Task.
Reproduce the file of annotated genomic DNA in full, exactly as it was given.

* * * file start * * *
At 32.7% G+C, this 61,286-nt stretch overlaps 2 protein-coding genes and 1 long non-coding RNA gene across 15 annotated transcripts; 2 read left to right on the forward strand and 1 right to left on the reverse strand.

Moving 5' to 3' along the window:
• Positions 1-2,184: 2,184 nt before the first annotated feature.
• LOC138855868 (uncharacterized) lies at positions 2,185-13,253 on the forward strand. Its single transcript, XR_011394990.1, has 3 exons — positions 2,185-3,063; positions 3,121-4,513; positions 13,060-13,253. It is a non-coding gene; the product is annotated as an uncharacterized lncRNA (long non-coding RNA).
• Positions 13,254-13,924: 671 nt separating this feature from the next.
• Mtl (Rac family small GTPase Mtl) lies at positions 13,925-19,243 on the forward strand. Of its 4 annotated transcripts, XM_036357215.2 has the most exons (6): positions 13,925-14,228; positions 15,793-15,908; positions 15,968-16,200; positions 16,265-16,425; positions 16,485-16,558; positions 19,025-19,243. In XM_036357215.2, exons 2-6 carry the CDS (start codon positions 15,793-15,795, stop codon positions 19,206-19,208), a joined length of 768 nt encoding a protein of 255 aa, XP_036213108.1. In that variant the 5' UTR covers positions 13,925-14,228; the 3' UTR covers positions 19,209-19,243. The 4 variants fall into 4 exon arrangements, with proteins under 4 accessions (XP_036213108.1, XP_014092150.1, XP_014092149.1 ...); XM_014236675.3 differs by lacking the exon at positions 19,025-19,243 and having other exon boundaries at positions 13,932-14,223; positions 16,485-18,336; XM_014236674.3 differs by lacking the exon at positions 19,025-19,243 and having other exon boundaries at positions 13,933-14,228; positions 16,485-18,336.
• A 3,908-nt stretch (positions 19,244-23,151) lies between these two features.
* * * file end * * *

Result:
At 32.7% G+C, this 61,286-nt stretch overlaps 2 protein-coding genes and 1 long non-coding RNA gene across 15 annotated transcripts; 2 read left to right on the forward strand and 1 right to left on the reverse strand.

Moving 5' to 3' along the window:
• Positions 1-2,184: 2,184 nt before the first annotated feature.
• LOC138855868 (uncharacterized) lies at positions 2,185-13,253 on the forward strand. Its single transcript, XR_011394990.1, has 3 exons — positions 2,185-3,063; positions 3,121-4,513; positions 13,060-13,253. It is a non-coding gene; the product is annotated as an uncharacterized lncRNA (long non-coding RNA).
• Positions 13,254-13,924: 671 nt separating this feature from the next.
• Mtl (Rac family small GTPase Mtl) lies at positions 13,925-19,243 on the forward strand. Of its 4 annotated transcripts, XM_036357215.2 has the most exons (6): positions 13,925-14,228; positions 15,793-15,908; positions 15,968-16,200; positions 16,265-16,425; positions 16,485-16,558; positions 19,025-19,243. In XM_036357215.2, exons 2-6 carry the CDS (start codon positions 15,793-15,795, stop codon positions 19,206-19,208), a joined length of 768 nt encoding a protein of 255 aa, XP_036213108.1. In that variant the 5' UTR covers positions 13,925-14,228; the 3' UTR covers positions 19,209-19,243. The 4 variants fall into 4 exon arrangements, with proteins under 4 accessions (XP_036213108.1, XP_014092150.1, XP_014092149.1 ...); XM_014236675.3 differs by lacking the exon at positions 19,025-19,243 and having other exon boundaries at positions 13,932-14,223; positions 16,485-18,336; XM_014236674.3 differs by lacking the exon at positions 19,025-19,243 and having other exon boundaries at positions 13,933-14,228; positions 16,485-18,336.
• A 3,908-nt stretch (positions 19,244-23,151) lies between these two features.